What Jobs Can You Get in Threat Assessment and Management?
Threat assessment and management refers to a set of skills used to identify and prevent potential threats. Utilizing a variety of techniques, a trained individual can prevent a situation from ever reaching the point of violence or danger.
Threat assessment and management are therefore useful skills in many fields—which ones, exactly?
From specialists who assess risks on campus to social workers who analyze the safety of a child’s current home, there are many potential areas of application. We’ll jump into a few of the more common career options that utilize this skill set, though new jobs and opportunities are constantly created within this evolving field.
#1 Law Enforcement
Threat management consultants can help law enforcement and public safety agencies with their training and protocols, but any effective law officer may benefit from utilizing these skills every day on the job.
Whether or not each officer is acutely aware of it, they are likely performing a three-step process when interacting with potential threats:1
- Identify – Cursing, aggression, and loitering may all be signs of potentially threatening behavior, as well as sudden changes in demeanor or actions. Through experience and intuition, police officers can often identify such behaviors, though formalized training modules are increasingly important in accurate, unbiased threat detection.
- Assess – While identification can be made by an untrained observer, assessment typically requires professional training. By compiling and analyzing a larger scope of relevant information, law enforcement and others are better able to calculate the likelihood of actual harm. To do this, they’ll look at two types of factors:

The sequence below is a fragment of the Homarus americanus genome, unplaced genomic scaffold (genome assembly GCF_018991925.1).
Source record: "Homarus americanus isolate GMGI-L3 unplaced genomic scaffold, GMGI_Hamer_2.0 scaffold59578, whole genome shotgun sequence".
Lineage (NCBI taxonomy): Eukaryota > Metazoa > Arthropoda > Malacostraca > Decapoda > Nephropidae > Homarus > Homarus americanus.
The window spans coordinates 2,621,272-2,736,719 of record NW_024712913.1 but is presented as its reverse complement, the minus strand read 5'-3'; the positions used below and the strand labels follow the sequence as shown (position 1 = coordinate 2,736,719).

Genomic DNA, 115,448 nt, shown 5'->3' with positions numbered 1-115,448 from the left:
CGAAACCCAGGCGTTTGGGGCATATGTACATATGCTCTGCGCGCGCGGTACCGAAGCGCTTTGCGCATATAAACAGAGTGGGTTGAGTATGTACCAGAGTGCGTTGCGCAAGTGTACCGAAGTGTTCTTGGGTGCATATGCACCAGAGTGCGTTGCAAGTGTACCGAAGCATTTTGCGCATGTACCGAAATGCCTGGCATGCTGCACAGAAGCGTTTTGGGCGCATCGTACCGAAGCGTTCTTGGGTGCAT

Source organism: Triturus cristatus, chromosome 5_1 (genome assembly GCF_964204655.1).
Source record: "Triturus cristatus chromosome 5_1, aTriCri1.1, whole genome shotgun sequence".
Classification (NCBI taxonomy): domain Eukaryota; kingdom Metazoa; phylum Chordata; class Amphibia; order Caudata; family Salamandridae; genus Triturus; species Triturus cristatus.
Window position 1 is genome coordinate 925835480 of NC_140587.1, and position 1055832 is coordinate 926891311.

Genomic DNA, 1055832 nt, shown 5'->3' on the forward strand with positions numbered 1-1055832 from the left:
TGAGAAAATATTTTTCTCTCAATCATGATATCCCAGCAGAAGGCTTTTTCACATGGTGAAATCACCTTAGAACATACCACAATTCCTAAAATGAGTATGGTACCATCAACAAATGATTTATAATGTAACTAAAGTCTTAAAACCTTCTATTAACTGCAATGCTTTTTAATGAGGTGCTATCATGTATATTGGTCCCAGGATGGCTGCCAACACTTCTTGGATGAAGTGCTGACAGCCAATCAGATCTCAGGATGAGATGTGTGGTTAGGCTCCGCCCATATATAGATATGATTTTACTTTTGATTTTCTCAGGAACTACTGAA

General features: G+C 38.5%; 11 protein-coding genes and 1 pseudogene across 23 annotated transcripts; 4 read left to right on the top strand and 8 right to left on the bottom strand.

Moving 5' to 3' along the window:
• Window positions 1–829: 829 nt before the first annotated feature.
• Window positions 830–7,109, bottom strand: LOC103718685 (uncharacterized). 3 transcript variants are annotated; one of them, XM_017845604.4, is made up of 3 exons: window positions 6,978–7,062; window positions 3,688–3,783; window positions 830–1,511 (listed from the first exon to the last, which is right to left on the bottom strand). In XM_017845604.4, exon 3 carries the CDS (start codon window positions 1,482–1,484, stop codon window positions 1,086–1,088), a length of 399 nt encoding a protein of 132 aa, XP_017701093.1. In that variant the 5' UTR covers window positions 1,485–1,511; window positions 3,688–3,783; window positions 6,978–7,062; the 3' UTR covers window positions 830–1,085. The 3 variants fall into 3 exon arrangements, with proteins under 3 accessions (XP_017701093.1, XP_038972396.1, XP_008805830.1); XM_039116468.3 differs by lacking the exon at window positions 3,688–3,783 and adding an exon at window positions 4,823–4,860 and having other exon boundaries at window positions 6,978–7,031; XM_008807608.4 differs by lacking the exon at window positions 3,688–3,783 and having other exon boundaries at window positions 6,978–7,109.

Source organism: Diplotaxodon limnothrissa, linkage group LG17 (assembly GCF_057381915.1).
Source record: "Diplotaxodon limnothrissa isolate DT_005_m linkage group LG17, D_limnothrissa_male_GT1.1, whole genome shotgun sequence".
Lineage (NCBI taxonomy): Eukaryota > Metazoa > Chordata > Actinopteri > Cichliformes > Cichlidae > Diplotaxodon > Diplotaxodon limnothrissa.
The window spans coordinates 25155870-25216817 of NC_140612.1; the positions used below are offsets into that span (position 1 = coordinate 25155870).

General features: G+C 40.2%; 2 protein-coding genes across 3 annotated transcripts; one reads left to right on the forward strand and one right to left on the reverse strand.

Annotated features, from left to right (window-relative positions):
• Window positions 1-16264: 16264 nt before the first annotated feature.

- Static factors – These are unchanging or uniformly changing elements of an individual such as gender and age, which are more useful in predicting the risk of violence over time.
- Dynamic factors – These are variable factors that can change constantly and without notice, like an individual’s drug or alcohol use, interpersonal relationships, and general attitude or beliefs. These may be used to predict the risk of specific threats of violence.
- Manage – Once an assessment has been made, the threat must be managed—meaning interrupted or mitigated. Through both immediate and long-term interventions, the underlying issue causing the behavior can be addressed, and the threat can therefore be neutralized.
Law enforcement is a widely understood example of threat assessment and management but there are many possible career paths available.
#2 Customs and Border Protection
Similar to law enforcement officers, Customs and Border Protection (CBP) agents conduct daily risk, threat, and vulnerability assessments. These apply to international supply chains and shipments that pass through U.S. jurisdiction, as well as people traveling by land, air, and sea.
In assessing the many complex elements of the global supply chain, CBP agents might be identifying and assessing threats in relation to a company’s:2
- Physical, on-premise security
- Access controls and devices
- Trustworthiness of personnel
- Quality of IT systems and data back-ups